...>   "has_number_eq(\"the number is 40\", \"42\")",
...>   %{},
...>   Expression.Callbacks.Standard
...> )
iex> refute result
false
iex> Expression.evaluate_as_string!(
...>   "@has_number_eq(\"the number is 40\", \"42\")",
...>   %{},
...>   Expression.Callbacks.Standard
...> )
"false"

example-6

Example 6:

When used in the following Stack expression it returns a value of type Boolean: false.

> has_number_eq("the number is 40", "foo")
false

When used as an expression in text, prepend it with an @:

> "... @has_number_eq("the number is 40", "foo") ..."
"false"
iex> import ExUnit.Assertions
iex> result = Expression.evaluate_block!(
...>   "has_number_eq(\"the number is 40\", \"foo\")",
...>   %{},
...>   Expression.Callbacks.Standard
...> )
iex> refute result
false
iex> Expression.evaluate_as_string!(
...>   "@has_number_eq(\"the number is 40\", \"foo\")",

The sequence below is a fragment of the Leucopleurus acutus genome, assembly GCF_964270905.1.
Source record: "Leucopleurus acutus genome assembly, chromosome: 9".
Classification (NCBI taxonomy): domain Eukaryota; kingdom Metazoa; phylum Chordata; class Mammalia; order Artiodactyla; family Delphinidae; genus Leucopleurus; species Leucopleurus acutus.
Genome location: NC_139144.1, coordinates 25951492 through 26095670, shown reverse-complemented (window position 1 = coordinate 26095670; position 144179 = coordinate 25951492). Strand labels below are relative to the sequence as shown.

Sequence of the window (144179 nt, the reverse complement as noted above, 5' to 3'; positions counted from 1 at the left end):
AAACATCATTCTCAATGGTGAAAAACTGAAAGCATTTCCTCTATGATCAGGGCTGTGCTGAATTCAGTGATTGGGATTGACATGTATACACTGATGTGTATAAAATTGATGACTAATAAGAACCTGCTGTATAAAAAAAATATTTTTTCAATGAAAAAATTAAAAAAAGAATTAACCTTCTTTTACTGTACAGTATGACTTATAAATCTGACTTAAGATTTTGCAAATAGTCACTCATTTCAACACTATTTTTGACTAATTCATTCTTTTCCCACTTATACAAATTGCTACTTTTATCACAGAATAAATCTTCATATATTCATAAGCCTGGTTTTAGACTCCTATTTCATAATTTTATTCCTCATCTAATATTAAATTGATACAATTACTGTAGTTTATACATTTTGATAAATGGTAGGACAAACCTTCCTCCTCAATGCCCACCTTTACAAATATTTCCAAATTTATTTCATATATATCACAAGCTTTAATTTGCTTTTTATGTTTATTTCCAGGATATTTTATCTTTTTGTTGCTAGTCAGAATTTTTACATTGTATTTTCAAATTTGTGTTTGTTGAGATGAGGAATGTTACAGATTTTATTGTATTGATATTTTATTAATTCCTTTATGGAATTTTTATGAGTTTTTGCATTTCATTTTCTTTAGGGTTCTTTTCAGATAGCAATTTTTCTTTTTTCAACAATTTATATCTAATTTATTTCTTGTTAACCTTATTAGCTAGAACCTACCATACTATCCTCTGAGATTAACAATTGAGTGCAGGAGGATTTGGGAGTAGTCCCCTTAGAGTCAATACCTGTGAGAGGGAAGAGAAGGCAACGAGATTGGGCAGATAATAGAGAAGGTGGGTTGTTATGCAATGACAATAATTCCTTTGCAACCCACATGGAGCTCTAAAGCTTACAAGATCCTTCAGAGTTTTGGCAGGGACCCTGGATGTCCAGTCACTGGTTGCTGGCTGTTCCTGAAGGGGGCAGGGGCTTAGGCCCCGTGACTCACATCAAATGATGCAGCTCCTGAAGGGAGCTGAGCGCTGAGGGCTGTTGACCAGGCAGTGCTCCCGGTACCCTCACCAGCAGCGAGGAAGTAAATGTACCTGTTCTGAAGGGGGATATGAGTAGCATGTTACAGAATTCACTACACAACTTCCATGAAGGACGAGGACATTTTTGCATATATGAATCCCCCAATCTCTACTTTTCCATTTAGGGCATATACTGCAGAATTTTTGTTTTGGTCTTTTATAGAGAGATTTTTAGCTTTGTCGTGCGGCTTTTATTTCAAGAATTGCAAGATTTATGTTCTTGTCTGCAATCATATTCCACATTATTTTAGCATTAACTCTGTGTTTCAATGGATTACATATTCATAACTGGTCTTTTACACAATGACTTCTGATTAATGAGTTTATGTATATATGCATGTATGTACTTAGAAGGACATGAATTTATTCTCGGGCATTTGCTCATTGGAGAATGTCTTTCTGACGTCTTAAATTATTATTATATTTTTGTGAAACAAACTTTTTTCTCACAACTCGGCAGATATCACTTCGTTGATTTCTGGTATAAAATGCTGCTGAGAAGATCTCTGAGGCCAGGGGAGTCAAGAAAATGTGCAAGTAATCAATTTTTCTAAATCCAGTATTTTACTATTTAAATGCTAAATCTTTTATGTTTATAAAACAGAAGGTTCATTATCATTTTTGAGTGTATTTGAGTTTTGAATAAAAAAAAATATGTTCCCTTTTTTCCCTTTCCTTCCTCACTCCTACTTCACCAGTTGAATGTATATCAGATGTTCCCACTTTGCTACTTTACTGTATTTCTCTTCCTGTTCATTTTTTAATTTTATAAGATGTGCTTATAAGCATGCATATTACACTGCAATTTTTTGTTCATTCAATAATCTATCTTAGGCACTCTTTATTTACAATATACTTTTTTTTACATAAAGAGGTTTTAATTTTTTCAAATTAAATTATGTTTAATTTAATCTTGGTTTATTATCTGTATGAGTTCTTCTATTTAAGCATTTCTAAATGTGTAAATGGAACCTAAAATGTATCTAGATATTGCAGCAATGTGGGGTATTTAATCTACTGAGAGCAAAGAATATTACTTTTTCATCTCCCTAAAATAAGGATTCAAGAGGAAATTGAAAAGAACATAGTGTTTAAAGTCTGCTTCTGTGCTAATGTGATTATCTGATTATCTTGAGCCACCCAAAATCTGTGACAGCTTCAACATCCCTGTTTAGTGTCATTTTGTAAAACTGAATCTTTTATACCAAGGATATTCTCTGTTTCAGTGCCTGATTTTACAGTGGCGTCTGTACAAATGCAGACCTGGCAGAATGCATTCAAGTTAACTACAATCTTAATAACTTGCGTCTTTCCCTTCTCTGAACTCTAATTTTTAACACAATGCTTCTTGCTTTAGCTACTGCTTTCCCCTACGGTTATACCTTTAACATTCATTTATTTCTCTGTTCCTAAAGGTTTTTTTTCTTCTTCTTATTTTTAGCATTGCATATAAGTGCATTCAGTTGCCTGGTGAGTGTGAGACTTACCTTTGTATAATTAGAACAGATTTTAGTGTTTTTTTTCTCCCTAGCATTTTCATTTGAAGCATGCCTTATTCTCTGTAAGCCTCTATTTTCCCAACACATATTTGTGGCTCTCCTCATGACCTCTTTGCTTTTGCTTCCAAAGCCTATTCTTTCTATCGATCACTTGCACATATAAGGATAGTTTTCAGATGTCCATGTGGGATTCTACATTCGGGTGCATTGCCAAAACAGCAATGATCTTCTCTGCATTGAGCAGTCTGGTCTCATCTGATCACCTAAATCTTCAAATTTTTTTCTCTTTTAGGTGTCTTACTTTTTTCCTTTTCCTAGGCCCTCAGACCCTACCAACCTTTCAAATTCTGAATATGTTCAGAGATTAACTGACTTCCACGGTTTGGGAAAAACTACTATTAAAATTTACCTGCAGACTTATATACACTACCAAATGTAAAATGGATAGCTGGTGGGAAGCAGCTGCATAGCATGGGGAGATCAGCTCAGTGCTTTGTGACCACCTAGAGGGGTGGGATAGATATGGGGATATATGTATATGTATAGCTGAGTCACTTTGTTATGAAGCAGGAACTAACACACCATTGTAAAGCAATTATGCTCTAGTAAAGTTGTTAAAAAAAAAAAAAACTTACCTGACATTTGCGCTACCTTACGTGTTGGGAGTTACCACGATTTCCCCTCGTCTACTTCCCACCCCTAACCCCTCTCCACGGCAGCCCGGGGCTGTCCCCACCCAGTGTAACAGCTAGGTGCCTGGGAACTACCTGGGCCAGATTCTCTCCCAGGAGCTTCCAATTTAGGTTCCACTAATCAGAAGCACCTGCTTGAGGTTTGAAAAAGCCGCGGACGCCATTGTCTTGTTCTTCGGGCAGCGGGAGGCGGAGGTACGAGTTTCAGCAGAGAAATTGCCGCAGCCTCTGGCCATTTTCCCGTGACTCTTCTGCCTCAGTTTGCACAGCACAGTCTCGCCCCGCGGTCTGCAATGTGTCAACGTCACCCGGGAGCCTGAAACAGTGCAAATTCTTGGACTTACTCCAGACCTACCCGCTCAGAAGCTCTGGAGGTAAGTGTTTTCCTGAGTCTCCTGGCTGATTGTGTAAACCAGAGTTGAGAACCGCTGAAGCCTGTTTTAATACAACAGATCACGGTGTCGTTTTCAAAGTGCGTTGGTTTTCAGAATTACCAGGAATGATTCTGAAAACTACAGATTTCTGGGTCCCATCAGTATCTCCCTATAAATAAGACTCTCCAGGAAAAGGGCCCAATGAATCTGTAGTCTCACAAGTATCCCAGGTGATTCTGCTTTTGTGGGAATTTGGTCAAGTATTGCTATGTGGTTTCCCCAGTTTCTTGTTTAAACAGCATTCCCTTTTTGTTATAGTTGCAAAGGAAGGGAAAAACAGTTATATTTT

...>   %{},
...>   Expression.Callbacks.Standard
...> )
"false"

example-7

Example 7:

When used in the following Stack expression it returns a value of type Boolean: false.

> has_number_eq("four hundred", "foo")
false

When used as an expression in text, prepend it with an @:

> "... @has_number_eq("four hundred", "foo") ..."
"false"
iex> import ExUnit.Assertions
iex> result = Expression.evaluate_block!(
...>   "has_number_eq(\"four hundred\", \"foo\")",
...>   %{},
...>   Expression.Callbacks.Standard
...> )
iex> refute result
false
iex> Expression.evaluate_as_string!(
...>   "@has_number_eq(\"four hundred\", \"foo\")",
...>   %{},
...>   Expression.Callbacks.Standard